Letters: Why Should Princeton Residents Subsidize Wealthy Institutions?

princeton letter_2To the Editor:

In my experience, when presented with a complicated situation, such as the determination of the local property tax status of various Princeton University facilities, it is often helpful to step back and reassess the situation in the current context.

In this case I am at a loss to explain why a moderately sized community should be compelled to provide a significant financial subsidy (local property tax exemption) to an already well endowed institution that provides its’ services to individuals and institutions from across the United States and around the world.

Is it right that those that provide the subsidy (local property taxpayers) are not the primary beneficiaries of the services provided by the University? Perhaps if they were a charitable organization that primarily serves the local community then it would be a different story. The community providing the subsidy would be the same as the one receiving the benefit. But this is simply not the case.

Is it right for the many families in our community with limited means to be forced to provide a subsidy to a wealthy institution? Many government tax and benefit policies include a financial means test. Why wouldn’t a means test be relevant in this situation?

I believe that the affordability of our town is at stake. It is time for us to reconsider the purpose, basis and fairness of providing property tax exemptions. It is time now to reform the laws and rules that were designed for a very different past.

Henry Singer


  1. There are two arguments to this: Educational institutions are considered tax exempt – across the board – you can’t really pick and choose which ones should be exempt based on their endowment size. The second, larger argument is the fact that Princeton wouldn’t be what it is without the University. The number of students, parents, tourists, and visitors to the University that spend time (and money) on Nassau street keep the town alive. I would argue that the financial impact that the University has on the local economy is far larger than the tax revenue that would be brought in.

    1. This is a flimsy argument – if there was simply a one-way flow of capital perhaps this would be a legitimate conversation, but it’s not. In fairness, let’s not forget that Princeton is also contributing financially to the area. What are tax receipts? If anything, are you arguing Princeton should subsidize the area more? If the University ceased to exist, Princeton is Hopewell at best (no offense to Hopewellians).


  2. Everyone living in Princeton either (a) was born here and stayed, voluntarily, or returned after leaving and discovering Princeton is a great place to live; or (b) moved here because of the quality of life and mix of rich activities. Princeton University, and its tax status, pre-dated all of us. Property taxes are widely available and easily comparable from town to town, village to village, city to city. If someone doesn’t like where they’ve chosen to stay, or where they’ve chosen to move, because of the taxable base of property, I don’t understand why they don’t just sell their home — which is worth far more on a per-foot basis than in most adjacent areas, largely because of the allure of community, which is largely because of the University — and move to Edison, or Lambertville, or Plainsboro, or any of the 500+ other NJ municipalties where their home sale proceeds would buy a bigger house or a similar house and a savings account. Instead, thye seem to want all of the benefits of living in an academically enriched community without paying for the benefit.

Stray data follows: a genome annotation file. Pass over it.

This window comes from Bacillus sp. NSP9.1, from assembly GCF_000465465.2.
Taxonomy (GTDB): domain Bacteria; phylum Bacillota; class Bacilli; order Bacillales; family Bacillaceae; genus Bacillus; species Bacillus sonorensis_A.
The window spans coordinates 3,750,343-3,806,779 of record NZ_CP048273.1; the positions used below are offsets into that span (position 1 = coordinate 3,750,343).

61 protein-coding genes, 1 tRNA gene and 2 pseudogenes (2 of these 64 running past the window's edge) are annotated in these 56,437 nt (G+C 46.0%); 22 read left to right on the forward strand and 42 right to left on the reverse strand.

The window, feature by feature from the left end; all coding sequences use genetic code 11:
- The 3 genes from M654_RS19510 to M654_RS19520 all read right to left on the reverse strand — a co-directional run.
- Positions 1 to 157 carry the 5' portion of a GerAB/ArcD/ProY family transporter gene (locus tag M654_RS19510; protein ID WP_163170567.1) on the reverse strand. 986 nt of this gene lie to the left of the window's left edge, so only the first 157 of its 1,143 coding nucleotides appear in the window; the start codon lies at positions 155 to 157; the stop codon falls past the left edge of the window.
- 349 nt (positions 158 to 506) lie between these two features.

1. It’s false that Princeton University has always been here in its current state. The university has systematically bought up property and taken it off the tax roles, thus increasing the property taxes for the remaining taxable properties. The university, and its consequent traffic, imposes real costs on the maintenance of the local roads and other infrastructure, whose costs are primarily paid for by the local community and not the university.

      I’m pro-university, but it is rich and it’s not right for it to not pay it’s fair share of the costs.

      1. Actually, Princeton has grown and been a great contributor during its growth phase. Increasing its contribution in lieu of property taxes, contributing money, time and talents of its students and faculty to many local non-profit organization and often continuing to pay property taxes even when it isn’t required to. Finally, keep in mind that Princeton University is the SINGLE LARGEST taxpayer in Princeton … even with the exemption!

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